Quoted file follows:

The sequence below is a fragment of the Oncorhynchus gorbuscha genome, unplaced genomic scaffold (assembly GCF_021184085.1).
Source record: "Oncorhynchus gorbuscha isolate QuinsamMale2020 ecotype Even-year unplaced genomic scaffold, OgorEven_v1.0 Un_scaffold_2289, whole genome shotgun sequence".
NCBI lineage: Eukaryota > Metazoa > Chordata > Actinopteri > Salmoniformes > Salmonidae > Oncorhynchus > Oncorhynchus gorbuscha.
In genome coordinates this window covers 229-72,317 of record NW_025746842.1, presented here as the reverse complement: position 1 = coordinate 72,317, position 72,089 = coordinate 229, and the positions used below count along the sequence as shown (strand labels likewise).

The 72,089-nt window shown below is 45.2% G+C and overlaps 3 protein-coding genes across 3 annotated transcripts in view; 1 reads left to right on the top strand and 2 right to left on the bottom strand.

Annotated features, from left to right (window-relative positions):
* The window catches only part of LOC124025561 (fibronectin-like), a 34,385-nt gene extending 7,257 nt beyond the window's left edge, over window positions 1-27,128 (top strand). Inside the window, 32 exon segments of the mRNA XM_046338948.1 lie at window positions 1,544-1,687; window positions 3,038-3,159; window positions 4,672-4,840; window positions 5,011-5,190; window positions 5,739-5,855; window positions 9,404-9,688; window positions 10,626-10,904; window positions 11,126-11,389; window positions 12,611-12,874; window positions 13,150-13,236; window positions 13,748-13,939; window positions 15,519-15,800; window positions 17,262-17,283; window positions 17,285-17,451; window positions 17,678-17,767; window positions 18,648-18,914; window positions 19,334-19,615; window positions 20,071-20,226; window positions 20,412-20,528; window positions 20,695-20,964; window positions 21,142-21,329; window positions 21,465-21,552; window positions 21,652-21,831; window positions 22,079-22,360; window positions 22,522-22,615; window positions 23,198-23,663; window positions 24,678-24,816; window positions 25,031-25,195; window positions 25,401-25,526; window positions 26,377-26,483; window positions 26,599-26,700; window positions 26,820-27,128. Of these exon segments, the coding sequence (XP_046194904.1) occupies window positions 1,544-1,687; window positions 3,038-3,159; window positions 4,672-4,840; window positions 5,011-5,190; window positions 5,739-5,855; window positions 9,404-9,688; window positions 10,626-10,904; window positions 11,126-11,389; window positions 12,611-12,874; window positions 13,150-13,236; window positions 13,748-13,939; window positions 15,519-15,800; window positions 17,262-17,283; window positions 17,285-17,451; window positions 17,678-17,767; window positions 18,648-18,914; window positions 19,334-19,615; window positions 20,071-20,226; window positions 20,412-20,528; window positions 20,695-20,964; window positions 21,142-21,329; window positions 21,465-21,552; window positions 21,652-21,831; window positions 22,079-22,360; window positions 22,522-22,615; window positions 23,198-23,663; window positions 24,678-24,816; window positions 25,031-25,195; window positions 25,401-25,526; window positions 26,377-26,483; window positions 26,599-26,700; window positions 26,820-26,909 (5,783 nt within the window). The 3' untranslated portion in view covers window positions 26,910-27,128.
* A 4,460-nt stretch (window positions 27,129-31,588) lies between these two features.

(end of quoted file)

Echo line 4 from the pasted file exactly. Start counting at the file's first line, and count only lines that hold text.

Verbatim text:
In genome coordinates this window covers 229-72,317 of record NW_025746842.1, presented here as the reverse complement: position 1 = coordinate 72,317, position 72,089 = coordinate 229, and the positions used below count along the sequence as shown (strand labels likewise).